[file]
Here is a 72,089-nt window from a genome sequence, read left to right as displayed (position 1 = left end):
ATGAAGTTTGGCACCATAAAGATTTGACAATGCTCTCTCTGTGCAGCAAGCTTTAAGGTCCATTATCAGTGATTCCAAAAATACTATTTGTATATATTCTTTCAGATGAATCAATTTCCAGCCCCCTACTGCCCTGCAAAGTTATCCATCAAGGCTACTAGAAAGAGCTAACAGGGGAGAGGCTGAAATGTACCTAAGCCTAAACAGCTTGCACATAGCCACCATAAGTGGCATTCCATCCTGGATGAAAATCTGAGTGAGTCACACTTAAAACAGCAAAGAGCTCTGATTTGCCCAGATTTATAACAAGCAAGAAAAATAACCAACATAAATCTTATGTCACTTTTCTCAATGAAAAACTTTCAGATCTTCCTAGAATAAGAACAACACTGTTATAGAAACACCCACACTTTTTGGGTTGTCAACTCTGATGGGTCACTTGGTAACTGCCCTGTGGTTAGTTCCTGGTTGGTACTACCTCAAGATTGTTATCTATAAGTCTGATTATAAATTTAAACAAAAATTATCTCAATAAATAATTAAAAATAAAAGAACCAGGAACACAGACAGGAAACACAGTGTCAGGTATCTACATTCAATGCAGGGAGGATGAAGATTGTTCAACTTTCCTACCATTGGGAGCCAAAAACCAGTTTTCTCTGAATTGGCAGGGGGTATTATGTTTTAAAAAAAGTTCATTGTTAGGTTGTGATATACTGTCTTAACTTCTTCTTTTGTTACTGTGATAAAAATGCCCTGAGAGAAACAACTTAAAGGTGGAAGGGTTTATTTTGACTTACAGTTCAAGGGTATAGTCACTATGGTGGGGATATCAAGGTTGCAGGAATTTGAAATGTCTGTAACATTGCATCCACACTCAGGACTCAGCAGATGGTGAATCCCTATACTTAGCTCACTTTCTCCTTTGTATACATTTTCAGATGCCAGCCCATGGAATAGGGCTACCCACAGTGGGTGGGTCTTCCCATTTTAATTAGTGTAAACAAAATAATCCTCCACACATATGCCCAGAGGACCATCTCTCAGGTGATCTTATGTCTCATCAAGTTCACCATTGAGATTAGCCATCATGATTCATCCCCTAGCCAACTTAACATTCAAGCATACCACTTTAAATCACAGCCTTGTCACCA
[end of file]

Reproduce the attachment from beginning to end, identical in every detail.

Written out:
Here is a 72,089-nt window from a genome sequence, read left to right as displayed (position 1 = left end):
ATGAAGTTTGGCACCATAAAGATTTGACAATGCTCTCTCTGTGCAGCAAGCTTTAAGGTCCATTATCAGTGATTCCAAAAATACTATTTGTATATATTCTTTCAGATGAATCAATTTCCAGCCCCCTACTGCCCTGCAAAGTTATCCATCAAGGCTACTAGAAAGAGCTAACAGGGGAGAGGCTGAAATGTACCTAAGCCTAAACAGCTTGCACATAGCCACCATAAGTGGCATTCCATCCTGGATGAAAATCTGAGTGAGTCACACTTAAAACAGCAAAGAGCTCTGATTTGCCCAGATTTATAACAAGCAAGAAAAATAACCAACATAAATCTTATGTCACTTTTCTCAATGAAAAACTTTCAGATCTTCCTAGAATAAGAACAACACTGTTATAGAAACACCCACACTTTTTGGGTTGTCAACTCTGATGGGTCACTTGGTAACTGCCCTGTGGTTAGTTCCTGGTTGGTACTACCTCAAGATTGTTATCTATAAGTCTGATTATAAATTTAAACAAAAATTATCTCAATAAATAATTAAAAATAAAAGAACCAGGAACACAGACAGGAAACACAGTGTCAGGTATCTACATTCAATGCAGGGAGGATGAAGATTGTTCAACTTTCCTACCATTGGGAGCCAAAAACCAGTTTTCTCTGAATTGGCAGGGGGTATTATGTTTTAAAAAAAGTTCATTGTTAGGTTGTGATATACTGTCTTAACTTCTTCTTTTGTTACTGTGATAAAAATGCCCTGAGAGAAACAACTTAAAGGTGGAAGGGTTTATTTTGACTTACAGTTCAAGGGTATAGTCACTATGGTGGGGATATCAAGGTTGCAGGAATTTGAAATGTCTGTAACATTGCATCCACACTCAGGACTCAGCAGATGGTGAATCCCTATACTTAGCTCACTTTCTCCTTTGTATACATTTTCAGATGCCAGCCCATGGAATAGGGCTACCCACAGTGGGTGGGTCTTCCCATTTTAATTAGTGTAAACAAAATAATCCTCCACACATATGCCCAGAGGACCATCTCTCAGGTGATCTTATGTCTCATCAAGTTCACCATTGAGATTAGCCATCATGATTCATCCCCTAGCCAACTTAACATTCAAGCATACCACTTTAAATCACAGCCTTGTCACCA